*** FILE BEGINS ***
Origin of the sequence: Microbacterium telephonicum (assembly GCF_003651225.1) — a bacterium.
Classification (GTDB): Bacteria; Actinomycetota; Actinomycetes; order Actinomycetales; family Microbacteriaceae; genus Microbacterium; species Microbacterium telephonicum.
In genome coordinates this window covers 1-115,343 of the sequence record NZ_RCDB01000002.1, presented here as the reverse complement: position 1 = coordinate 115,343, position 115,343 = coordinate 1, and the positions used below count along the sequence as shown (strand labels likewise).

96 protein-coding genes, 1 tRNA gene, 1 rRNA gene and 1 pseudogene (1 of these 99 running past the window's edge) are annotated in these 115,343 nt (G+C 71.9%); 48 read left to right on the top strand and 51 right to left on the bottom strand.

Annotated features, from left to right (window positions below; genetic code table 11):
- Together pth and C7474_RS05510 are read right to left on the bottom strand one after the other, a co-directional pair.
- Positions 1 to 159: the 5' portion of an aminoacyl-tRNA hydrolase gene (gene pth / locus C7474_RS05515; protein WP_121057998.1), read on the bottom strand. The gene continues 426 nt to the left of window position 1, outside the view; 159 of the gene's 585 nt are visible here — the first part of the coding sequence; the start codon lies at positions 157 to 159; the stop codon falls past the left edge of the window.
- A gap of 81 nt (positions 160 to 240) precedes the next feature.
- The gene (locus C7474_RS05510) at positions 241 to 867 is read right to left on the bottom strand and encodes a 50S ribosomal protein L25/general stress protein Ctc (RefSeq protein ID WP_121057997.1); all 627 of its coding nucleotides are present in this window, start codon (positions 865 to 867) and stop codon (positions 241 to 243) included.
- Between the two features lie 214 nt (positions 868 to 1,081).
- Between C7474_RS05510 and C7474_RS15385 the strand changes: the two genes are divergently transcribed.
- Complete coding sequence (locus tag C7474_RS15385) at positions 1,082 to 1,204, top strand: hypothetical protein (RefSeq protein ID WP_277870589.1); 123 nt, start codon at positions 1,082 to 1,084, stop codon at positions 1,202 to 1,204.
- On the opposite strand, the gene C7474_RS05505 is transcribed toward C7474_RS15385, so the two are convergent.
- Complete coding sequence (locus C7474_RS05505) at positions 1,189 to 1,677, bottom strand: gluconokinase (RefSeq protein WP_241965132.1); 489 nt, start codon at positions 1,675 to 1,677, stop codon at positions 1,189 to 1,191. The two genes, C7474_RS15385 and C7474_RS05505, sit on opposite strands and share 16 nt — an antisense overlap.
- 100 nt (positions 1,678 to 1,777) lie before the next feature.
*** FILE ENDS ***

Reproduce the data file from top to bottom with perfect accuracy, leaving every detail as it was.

Origin of the sequence: Microbacterium telephonicum (assembly GCF_003651225.1) — a bacterium.
Classification (GTDB): Bacteria; Actinomycetota; Actinomycetes; order Actinomycetales; family Microbacteriaceae; genus Microbacterium; species Microbacterium telephonicum.
In genome coordinates this window covers 1-115,343 of the sequence record NZ_RCDB01000002.1, presented here as the reverse complement: position 1 = coordinate 115,343, position 115,343 = coordinate 1, and the positions used below count along the sequence as shown (strand labels likewise).

96 protein-coding genes, 1 tRNA gene, 1 rRNA gene and 1 pseudogene (1 of these 99 running past the window's edge) are annotated in these 115,343 nt (G+C 71.9%); 48 read left to right on the top strand and 51 right to left on the bottom strand.

Annotated features, from left to right (window positions below; genetic code table 11):
- Together pth and C7474_RS05510 are read right to left on the bottom strand one after the other, a co-directional pair.
- Positions 1 to 159: the 5' portion of an aminoacyl-tRNA hydrolase gene (gene pth / locus C7474_RS05515; protein WP_121057998.1), read on the bottom strand. The gene continues 426 nt to the left of window position 1, outside the view; 159 of the gene's 585 nt are visible here — the first part of the coding sequence; the start codon lies at positions 157 to 159; the stop codon falls past the left edge of the window.
- A gap of 81 nt (positions 160 to 240) precedes the next feature.
- The gene (locus C7474_RS05510) at positions 241 to 867 is read right to left on the bottom strand and encodes a 50S ribosomal protein L25/general stress protein Ctc (RefSeq protein ID WP_121057997.1); all 627 of its coding nucleotides are present in this window, start codon (positions 865 to 867) and stop codon (positions 241 to 243) included.
- Between the two features lie 214 nt (positions 868 to 1,081).
- Between C7474_RS05510 and C7474_RS15385 the strand changes: the two genes are divergently transcribed.
- Complete coding sequence (locus tag C7474_RS15385) at positions 1,082 to 1,204, top strand: hypothetical protein (RefSeq protein ID WP_277870589.1); 123 nt, start codon at positions 1,082 to 1,084, stop codon at positions 1,202 to 1,204.
- On the opposite strand, the gene C7474_RS05505 is transcribed toward C7474_RS15385, so the two are convergent.
- Complete coding sequence (locus C7474_RS05505) at positions 1,189 to 1,677, bottom strand: gluconokinase (RefSeq protein WP_241965132.1); 489 nt, start codon at positions 1,675 to 1,677, stop codon at positions 1,189 to 1,191. The two genes, C7474_RS15385 and C7474_RS05505, sit on opposite strands and share 16 nt — an antisense overlap.
- 100 nt (positions 1,678 to 1,777) lie before the next feature.